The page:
Gregory Rousseau.

I’ll just shut up and let you watch the highlights.

The Linebackers in Diaz’ first four years have been a similar breed to the D’Onofrio group with one, albeit, MASSIVE difference. The Striker position.

The PROMISE of what D’Onofrio had at linebacker was real.

Darrien Owens was a sought after beast of a linebacker that had safety athleticism and could hit like a truck. Every superlative that seems to be put on Avery Huff was used towards Jermaine Grace at one point. We all know what Denzel Perryman was and still is in the NFL (arguably the most successful linebacker out of the big 3 Florida schools in the last decade). When you look at What Manny Diaz has had in the last 4 years, its very similar. Shaquille Quarterman made good as a leader and produced well on the field on his way to the Jacksonville Jaguars, much like Perryman. Michael Pinckney provided spark after spark during his time at Miami. Zach McCloud is the 2020 room leader.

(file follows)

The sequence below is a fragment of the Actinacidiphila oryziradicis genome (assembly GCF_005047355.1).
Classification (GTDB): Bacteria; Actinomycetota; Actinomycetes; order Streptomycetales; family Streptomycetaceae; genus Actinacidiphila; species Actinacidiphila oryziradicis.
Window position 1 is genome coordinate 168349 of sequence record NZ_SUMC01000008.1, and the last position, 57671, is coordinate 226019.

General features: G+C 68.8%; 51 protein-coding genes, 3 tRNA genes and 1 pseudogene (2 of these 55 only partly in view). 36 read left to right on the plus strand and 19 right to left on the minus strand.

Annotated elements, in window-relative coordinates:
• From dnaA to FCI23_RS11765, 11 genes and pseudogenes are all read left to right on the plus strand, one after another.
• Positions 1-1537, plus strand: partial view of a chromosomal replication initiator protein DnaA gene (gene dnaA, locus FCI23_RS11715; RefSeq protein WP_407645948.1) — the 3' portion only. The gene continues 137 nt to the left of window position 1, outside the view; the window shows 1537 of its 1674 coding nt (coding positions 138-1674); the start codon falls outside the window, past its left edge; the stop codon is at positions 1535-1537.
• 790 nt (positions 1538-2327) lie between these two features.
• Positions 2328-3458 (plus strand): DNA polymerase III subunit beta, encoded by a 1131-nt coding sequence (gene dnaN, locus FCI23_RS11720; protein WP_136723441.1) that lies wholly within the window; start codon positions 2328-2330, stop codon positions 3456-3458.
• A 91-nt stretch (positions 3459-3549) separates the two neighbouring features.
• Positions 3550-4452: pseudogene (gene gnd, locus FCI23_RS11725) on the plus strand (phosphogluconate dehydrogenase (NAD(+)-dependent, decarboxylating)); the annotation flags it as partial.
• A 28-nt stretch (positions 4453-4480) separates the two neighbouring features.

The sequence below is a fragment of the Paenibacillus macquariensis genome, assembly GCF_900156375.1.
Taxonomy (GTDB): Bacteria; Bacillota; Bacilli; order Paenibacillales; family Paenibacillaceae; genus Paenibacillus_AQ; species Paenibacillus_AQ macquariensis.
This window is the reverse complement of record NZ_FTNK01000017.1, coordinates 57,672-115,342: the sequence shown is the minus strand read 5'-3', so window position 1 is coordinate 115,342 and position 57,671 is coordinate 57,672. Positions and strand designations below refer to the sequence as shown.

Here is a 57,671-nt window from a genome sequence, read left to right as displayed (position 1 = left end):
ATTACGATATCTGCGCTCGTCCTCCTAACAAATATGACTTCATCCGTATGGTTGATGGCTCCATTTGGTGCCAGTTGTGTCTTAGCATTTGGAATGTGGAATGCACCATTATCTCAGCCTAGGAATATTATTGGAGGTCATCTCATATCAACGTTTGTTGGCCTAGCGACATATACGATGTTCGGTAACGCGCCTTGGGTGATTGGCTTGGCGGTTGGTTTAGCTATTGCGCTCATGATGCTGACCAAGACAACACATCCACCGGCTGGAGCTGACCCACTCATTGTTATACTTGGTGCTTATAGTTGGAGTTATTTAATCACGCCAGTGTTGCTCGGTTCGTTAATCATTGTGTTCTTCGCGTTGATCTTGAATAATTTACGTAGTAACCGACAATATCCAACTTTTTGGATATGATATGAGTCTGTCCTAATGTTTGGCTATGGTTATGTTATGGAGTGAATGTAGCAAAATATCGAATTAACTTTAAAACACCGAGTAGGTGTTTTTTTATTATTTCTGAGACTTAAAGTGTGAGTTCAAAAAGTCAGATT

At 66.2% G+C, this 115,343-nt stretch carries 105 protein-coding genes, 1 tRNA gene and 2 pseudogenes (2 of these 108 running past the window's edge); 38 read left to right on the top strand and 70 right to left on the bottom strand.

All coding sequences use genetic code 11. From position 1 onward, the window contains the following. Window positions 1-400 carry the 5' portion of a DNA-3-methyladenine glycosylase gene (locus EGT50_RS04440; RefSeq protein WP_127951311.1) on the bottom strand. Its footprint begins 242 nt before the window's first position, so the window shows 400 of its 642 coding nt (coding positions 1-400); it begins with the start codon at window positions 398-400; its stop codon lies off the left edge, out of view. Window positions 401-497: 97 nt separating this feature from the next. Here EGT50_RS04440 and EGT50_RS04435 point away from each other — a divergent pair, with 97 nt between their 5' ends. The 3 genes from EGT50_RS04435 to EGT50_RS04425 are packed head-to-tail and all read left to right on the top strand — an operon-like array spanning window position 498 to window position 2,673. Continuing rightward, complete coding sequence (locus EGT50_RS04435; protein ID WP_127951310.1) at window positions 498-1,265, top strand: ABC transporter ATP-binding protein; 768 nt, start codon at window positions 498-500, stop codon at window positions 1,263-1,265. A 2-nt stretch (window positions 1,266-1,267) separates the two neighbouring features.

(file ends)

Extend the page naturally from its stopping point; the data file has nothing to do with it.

Only Zach McCloud Remains with a connection to the Dark Times of the Golden Era.

What Manny has built now with that crop is a much deeper, more athletic group. While Grace, Owens and even Quarterman exhibited above average speed for linebackers, this will be the first time in years that the 3 deep for the Sam, Mike and now Striker feature above average to excellent athletes from each member. Waynmon Steed, Bradley Jennings, McCloud, Huff, Sam Brooks and Tirek-Austin Cave all feature 4.6 or better 40’s, with Huff and Brooks leading as the prime athletes of the bunch.

The striker position takes that athleticism to a different level. The hybrid spot, formerly home to current San Diego Charger Romeo Finley, is a spot that is tailor made for oversized safety types to go from tweener to specialist. If Troy Polamalu was a position this would be it. Safety range while hitting like a backer. I feel the likes of Jamal Carter or to a lesser extent Rayshawn Jenkins would have fallen into this spot. Players like Keontra Smith, Gilbert Frierson and Jalen Harrell fit this role. This spot essentially takes much of the traditional coverage responsibilities of 4-3 Sam and Will linebackers to a third safety to help combat the growing trend to more receivers on offenses.